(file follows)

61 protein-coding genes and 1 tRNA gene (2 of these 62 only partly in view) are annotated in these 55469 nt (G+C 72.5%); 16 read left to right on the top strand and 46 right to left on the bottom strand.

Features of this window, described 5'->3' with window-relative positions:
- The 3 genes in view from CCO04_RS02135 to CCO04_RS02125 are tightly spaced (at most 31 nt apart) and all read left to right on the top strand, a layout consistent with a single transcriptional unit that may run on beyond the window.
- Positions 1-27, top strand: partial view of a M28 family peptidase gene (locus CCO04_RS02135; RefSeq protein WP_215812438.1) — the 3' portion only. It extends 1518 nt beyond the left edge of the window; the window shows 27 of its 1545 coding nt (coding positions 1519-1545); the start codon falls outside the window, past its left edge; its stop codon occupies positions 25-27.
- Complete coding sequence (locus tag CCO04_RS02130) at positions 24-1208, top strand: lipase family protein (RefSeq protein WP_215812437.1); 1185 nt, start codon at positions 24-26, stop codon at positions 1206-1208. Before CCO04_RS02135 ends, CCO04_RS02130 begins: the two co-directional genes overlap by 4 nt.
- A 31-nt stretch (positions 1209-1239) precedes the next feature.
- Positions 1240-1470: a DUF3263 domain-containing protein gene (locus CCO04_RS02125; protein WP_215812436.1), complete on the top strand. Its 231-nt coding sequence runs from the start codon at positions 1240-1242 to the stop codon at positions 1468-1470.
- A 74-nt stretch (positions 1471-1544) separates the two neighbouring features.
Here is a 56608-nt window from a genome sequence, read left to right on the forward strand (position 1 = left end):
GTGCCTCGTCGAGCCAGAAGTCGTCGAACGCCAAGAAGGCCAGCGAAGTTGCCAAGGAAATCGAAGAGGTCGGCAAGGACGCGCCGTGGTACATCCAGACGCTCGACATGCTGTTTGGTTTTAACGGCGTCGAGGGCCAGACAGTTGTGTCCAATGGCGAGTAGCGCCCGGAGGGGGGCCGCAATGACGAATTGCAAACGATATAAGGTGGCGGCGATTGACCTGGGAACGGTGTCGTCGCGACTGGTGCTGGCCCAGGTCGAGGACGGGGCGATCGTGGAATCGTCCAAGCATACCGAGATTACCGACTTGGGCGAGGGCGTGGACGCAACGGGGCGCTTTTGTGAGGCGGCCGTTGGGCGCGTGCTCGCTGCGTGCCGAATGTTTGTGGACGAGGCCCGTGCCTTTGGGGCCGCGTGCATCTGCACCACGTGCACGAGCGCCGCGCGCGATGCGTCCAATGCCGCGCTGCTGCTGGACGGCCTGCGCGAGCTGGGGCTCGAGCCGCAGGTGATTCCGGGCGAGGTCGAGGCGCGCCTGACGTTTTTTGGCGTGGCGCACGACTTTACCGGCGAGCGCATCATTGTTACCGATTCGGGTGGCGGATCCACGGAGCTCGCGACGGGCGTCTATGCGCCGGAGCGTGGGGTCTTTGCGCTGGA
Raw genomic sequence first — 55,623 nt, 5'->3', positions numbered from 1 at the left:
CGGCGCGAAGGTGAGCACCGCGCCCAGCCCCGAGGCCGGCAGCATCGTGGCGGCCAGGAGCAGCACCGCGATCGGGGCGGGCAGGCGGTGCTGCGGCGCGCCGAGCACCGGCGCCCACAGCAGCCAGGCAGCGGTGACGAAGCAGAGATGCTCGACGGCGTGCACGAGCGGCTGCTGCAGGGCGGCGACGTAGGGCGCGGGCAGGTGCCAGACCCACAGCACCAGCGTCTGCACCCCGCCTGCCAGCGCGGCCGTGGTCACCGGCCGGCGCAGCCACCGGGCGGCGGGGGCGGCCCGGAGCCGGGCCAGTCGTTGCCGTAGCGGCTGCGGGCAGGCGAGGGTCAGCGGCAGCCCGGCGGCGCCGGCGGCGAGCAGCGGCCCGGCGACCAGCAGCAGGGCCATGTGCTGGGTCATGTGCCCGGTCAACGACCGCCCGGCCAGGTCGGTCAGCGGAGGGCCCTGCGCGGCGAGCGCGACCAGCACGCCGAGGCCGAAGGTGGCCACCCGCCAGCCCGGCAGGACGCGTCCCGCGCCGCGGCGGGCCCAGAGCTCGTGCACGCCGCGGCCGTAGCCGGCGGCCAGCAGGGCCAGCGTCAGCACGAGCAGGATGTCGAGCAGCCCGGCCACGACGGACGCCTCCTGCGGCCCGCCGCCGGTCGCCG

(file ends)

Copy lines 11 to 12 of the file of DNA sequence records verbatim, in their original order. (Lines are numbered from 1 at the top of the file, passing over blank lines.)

Raw genomic sequence first — 55,623 nt, 5'->3', positions numbered from 1 at the left:
CGGCGCGAAGGTGAGCACCGCGCCCAGCCCCGAGGCCGGCAGCATCGTGGCGGCCAGGAGCAGCACCGCGATCGGGGCGGGCAGGCGGTGCTGCGGCGCGCCGAGCACCGGCGCCCACAGCAGCCAGGCAGCGGTGACGAAGCAGAGATGCTCGACGGCGTGCACGAGCGGCTGCTGCAGGGCGGCGACGTAGGGCGCGGGCAGGTGCCAGACCCACAGCACCAGCGTCTGCACCCCGCCTGCCAGCGCGGCCGTGGTCACCGGCCGGCGCAGCCACCGGGCGGCGGGGGCGGCCCGGAGCCGGGCCAGTCGTTGCCGTAGCGGCTGCGGGCAGGCGAGGGTCAGCGGCAGCCCGGCGGCGCCGGCGGCGAGCAGCGGCCCGGCGACCAGCAGCAGGGCCATGTGCTGGGTCATGTGCCCGGTCAACGACCGCCCGGCCAGGTCGGTCAGCGGAGGGCCCTGCGCGGCGAGCGCGACCAGCACGCCGAGGCCGAAGGTGGCCACCCGCCAGCCCGGCAGGACGCGTCCCGCGCCGCGGCGGGCCCAGAGCTCGTGCACGCCGCGGCCGTAGCCGGCGGCCAGCAGGGCCAGCGTCAGCACGAGCAGGATGTCGAGCAGCCCGGCCACGACGGACGCCTCCTGCGGCCCGCCGCCGGTCGCCG